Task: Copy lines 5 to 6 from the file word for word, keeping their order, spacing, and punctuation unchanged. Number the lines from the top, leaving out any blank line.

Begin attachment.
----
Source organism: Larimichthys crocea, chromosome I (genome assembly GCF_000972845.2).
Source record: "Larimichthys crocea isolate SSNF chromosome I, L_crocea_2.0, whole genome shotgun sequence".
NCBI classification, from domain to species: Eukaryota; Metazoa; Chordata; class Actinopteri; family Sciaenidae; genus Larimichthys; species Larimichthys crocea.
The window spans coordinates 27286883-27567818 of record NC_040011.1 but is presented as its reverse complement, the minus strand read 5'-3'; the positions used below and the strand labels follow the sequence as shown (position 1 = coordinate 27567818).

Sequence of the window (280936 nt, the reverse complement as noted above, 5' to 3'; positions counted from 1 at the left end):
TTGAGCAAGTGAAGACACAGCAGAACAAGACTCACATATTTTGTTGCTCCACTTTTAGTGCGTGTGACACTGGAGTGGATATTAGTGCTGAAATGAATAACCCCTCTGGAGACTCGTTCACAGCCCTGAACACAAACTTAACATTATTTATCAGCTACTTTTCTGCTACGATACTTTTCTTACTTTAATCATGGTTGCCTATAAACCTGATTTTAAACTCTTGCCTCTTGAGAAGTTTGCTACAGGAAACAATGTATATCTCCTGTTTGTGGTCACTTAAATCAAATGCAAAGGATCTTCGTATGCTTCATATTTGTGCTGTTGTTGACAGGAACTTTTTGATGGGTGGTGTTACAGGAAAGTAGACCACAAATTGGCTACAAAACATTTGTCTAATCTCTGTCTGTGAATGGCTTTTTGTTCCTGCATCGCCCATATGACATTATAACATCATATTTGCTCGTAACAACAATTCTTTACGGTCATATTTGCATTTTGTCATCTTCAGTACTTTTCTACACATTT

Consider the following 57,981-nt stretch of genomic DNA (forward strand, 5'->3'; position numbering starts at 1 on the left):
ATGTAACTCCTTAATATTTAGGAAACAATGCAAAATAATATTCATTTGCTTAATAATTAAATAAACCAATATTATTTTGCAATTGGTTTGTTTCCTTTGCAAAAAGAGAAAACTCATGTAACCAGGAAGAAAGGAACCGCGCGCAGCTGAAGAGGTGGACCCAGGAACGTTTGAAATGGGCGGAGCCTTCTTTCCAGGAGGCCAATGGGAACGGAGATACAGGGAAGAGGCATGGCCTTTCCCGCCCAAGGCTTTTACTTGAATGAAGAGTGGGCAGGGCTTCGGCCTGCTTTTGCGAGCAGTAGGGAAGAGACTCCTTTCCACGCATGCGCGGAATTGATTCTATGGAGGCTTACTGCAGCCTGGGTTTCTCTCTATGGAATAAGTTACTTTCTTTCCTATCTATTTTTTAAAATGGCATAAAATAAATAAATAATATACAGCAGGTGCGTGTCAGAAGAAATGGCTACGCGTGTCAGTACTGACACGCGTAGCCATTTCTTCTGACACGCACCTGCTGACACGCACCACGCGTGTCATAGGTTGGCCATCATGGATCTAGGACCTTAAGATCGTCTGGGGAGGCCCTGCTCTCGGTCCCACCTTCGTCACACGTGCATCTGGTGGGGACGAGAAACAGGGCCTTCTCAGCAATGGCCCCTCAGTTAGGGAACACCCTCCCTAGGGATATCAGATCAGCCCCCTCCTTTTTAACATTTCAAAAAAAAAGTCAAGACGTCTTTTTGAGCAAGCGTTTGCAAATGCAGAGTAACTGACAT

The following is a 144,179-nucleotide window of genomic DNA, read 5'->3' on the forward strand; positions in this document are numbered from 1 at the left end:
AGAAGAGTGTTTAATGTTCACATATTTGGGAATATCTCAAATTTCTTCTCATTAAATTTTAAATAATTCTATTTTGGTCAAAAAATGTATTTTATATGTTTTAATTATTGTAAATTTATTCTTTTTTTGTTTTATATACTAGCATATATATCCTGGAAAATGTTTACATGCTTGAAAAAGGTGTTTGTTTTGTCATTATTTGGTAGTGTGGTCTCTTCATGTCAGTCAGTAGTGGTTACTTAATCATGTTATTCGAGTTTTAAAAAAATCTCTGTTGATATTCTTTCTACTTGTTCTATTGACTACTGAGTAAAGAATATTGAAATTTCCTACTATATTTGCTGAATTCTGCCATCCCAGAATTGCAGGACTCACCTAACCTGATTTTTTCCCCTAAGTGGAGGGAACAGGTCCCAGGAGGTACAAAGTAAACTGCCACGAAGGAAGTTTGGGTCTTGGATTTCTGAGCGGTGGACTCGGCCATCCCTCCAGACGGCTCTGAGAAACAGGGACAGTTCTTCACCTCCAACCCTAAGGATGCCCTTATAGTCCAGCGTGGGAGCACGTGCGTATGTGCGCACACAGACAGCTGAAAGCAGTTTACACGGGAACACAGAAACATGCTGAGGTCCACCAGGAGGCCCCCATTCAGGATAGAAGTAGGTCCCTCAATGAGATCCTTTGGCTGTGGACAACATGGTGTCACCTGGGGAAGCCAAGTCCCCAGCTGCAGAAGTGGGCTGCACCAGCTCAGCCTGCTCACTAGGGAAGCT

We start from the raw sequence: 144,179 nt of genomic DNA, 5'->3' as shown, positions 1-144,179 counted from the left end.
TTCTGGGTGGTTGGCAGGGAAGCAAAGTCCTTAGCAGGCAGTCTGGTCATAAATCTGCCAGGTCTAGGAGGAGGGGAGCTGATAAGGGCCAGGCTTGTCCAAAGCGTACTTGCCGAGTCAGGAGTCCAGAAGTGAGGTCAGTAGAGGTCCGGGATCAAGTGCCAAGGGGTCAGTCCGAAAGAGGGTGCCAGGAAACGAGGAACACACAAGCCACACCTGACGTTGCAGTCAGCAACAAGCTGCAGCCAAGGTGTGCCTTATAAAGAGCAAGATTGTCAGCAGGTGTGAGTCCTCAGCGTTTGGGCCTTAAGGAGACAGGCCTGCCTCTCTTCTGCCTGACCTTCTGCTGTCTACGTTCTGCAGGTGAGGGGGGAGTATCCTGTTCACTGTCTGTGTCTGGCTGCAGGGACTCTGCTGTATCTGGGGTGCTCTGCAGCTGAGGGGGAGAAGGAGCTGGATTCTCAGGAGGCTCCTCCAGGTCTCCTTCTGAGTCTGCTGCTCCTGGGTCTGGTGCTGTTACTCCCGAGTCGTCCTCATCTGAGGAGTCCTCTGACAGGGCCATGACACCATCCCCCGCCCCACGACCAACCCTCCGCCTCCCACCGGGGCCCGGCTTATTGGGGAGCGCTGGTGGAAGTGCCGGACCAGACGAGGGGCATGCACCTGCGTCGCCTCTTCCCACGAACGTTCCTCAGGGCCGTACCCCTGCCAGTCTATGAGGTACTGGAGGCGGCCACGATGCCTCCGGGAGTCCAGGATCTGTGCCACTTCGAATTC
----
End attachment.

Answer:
Sequence of the window (280936 nt, the reverse complement as noted above, 5' to 3'; positions counted from 1 at the left end):
TTGAGCAAGTGAAGACACAGCAGAACAAGACTCACATATTTTGTTGCTCCACTTTTAGTGCGTGTGACACTGGAGTGGATATTAGTGCTGAAATGAATAACCCCTCTGGAGACTCGTTCACAGCCCTGAACACAAACTTAACATTATTTATCAGCTACTTTTCTGCTACGATACTTTTCTTACTTTAATCATGGTTGCCTATAAACCTGATTTTAAACTCTTGCCTCTTGAGAAGTTTGCTACAGGAAACAATGTATATCTCCTGTTTGTGGTCACTTAAATCAAATGCAAAGGATCTTCGTATGCTTCATATTTGTGCTGTTGTTGACAGGAACTTTTTGATGGGTGGTGTTACAGGAAAGTAGACCACAAATTGGCTACAAAACATTTGTCTAATCTCTGTCTGTGAATGGCTTTTTGTTCCTGCATCGCCCATATGACATTATAACATCATATTTGCTCGTAACAACAATTCTTTACGGTCATATTTGCATTTTGTCATCTTCAGTACTTTTCTACACATTT